I walked into her room and simply stood there breathing in her scent. It was as if she’d up and left without a thought to where she was going. Her brush sat askew to a tumble of make-up. Her bed made, but her nightgown tossed thoughtlessly against the end of the bed. I resisted the urge to crawl between her covers and sat instead in the old chair next to the window. Between one breath and the next, memories assaulted me.
I remembered everything.
I lay on my back staring at the ornate ceiling gilded in gold leaf. As upset as I was at Appius’ commands to me, I couldn’t help but worry about Eric. Who was Appius to him? Something had changed since last I’d seen him in Scotland. It’d been three hundred years, yes, but he was harder, less romantic. In both Sweden and Scotland it had only taken minutes before our connection became apparent. Here he was the cold and calculating vampire I knew in the future, but without the flirtatious façade he loved to wear. Before I’d known his past lives, I’d assumed he had always been like that, but now I knew better.
Frustrated I threw back the covers and shoved my feet in the boots that I’d kicked off when I came back to the room earlier and laced them up quickly. Apparently The Doctor had gone back to the TARDIS and brought in some more clothes for me because I found a trunk sitting at the foot of the bed when I’d returned to the room. I’d rifled through it and found a simple flannel night gown that was warm and comfortable. I grabbed the thick grey robe that was tossed over the trunk and tied it tightly around me. I was certain it wasn’t appropriate for me to be seen outside my room in the middle of the night wearing nothing but my nightclothes, but I needed to walk. I felt too confined.
I slipped out the door quietly, not wanting to wake The Doctor, or anyone else for that matter. Only the vampires would be up at this time of night. But I didn’t want to run into them either so I tried to be as silent as possible while I roamed about the semi-darkened hallways, lit only by flickering candlelight. The gigantic oil paintings glared down at me as if they knew the intruder I was; as if they knew that I didn’t belong in this time. But the TARDIS had brought us here for a reason, I had to believe that.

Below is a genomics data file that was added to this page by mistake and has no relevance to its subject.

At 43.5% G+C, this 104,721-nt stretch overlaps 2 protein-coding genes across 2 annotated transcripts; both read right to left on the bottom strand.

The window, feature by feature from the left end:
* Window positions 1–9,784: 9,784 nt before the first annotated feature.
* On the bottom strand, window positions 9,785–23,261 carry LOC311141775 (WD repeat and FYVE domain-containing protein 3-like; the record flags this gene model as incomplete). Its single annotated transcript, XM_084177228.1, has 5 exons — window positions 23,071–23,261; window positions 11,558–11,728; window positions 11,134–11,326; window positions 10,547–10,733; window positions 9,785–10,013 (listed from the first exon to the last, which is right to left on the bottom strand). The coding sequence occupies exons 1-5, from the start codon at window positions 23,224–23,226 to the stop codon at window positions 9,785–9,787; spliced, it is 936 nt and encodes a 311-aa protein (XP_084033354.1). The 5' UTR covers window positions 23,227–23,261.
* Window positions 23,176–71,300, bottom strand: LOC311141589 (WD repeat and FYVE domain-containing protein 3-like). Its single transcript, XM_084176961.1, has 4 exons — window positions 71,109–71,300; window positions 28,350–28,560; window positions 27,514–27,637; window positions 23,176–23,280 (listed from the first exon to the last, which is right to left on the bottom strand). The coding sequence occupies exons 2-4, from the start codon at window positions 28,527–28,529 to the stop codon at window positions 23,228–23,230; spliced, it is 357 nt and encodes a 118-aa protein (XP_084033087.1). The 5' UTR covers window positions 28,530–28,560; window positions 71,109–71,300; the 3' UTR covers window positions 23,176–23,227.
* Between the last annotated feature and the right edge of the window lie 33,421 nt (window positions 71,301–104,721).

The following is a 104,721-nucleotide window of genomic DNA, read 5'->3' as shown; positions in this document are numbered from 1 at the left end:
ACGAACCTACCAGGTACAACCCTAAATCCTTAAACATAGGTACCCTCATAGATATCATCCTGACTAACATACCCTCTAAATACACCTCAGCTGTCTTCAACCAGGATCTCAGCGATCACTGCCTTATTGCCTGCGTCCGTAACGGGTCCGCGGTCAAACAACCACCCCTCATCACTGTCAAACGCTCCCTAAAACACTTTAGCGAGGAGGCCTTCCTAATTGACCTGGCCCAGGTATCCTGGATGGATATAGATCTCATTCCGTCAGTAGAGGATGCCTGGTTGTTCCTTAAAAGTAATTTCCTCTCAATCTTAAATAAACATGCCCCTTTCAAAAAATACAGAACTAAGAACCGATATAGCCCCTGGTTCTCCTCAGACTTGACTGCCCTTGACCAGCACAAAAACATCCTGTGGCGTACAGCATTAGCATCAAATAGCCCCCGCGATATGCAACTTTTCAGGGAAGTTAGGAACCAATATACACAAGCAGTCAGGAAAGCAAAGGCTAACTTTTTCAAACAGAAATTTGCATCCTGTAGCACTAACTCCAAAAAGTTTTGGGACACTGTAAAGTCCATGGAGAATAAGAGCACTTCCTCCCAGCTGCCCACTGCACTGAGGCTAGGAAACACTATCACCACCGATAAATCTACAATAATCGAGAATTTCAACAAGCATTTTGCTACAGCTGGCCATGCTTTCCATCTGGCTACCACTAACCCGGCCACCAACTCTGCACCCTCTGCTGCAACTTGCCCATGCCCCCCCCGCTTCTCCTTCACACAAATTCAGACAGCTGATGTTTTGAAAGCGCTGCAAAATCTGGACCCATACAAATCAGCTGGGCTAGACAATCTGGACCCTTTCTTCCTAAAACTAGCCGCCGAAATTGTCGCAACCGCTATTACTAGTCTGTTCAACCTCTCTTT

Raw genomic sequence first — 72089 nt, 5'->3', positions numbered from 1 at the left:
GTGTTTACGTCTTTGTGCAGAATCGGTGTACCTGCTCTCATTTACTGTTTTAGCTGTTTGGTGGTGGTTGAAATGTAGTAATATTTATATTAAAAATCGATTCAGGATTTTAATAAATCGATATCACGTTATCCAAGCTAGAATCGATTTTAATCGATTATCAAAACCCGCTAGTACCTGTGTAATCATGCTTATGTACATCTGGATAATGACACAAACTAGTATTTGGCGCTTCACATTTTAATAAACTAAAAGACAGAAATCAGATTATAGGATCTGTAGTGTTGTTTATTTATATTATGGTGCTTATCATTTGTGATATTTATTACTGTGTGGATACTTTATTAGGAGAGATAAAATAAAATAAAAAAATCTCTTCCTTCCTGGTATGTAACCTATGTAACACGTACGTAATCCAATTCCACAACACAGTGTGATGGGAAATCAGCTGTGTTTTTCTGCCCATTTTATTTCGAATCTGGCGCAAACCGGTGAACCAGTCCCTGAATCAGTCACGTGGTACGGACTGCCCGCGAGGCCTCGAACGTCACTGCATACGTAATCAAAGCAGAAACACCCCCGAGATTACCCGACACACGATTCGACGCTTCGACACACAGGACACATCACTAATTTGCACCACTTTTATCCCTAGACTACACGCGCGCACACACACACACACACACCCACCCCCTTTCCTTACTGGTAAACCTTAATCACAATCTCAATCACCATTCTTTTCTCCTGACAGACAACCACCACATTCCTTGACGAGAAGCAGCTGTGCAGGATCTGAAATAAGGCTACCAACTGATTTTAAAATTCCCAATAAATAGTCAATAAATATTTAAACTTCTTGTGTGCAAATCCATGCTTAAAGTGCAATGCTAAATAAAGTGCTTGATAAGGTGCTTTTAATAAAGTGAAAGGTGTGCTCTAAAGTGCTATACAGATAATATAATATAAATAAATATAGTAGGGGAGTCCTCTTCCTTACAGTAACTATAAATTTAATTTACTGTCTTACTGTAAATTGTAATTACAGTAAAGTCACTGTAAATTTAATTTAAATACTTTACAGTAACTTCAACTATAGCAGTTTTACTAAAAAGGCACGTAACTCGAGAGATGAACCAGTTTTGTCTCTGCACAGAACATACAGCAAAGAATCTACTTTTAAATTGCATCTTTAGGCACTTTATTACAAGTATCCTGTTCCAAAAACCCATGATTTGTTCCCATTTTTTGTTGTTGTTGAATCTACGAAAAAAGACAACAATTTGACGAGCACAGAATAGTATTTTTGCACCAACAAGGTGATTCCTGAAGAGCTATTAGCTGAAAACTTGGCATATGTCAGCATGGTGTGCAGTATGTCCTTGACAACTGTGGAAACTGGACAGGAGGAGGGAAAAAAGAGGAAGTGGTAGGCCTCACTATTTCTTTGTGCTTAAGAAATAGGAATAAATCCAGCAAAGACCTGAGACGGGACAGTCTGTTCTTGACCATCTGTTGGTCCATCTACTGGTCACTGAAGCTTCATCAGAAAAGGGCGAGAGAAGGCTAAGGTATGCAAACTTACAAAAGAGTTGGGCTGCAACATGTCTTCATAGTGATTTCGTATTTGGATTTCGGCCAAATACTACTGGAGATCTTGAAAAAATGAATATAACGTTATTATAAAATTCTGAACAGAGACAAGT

I wandered, lost in the walking. Worry plagued me as I passed portraits of people long dead, the candlelight only serving to place sinister intentions on their already terrifying faces. I stopped when I realized there was light coming from the slit in a slightly open door in the room up ahead of me. I nearly turned around, not wanting to get caught, but my curiosity got the better of me. I tip-toed a bit closer trying to make out the voices, thankful for the antique rug than ran the length of the hall that muffled my footsteps. I almost gasped audibly when I realized it was Eric and Appius talking, but caught myself just in time. I stood completely still and tried to remain as silent as possible taking shallow breaths to avoid being heard by them. I didn’t dare get too close for fear that they would catch my scent or my heartbeat.
“I have no idea what brought up this conversation.” Eric’s voice was dismissive with an edge that I didn’t understand.
“You will obey me,” came Appius’ cold command. “I cannot have you fawning over this…this woman.” I should’ve left at once, especially considering I was pretty sure that they were talking about me, but I couldn’t force my feet to move.
“You have nothing to worry about Sire. She means nothing to me and besides that…”
Appius cut him off. “Do you think I did not notice the way your gaze was drawn to her? I will make a match for you. One worthy of your bloodline. She is human and therefore beneath you. Stay to your meaningless interactions, Eric. There is no place in your life for love, only duty.”
“Appius, come now, do you really think a warm-blooded woman could satisfy me?” Eric replied offhandedly, but I could hear hardness there beneath the words. What a horrible way to live. No wonder my Eric trusted few people.
Something crashed to the floor and thudded heavily. I wished I could see what was happening. Was Eric in danger? My hands clenched into fists and I wished for the first time that I was a vampire and strong enough to defend Eric from anyone. My spirit roared ahead of me into the room while my legs stayed firmly rooted.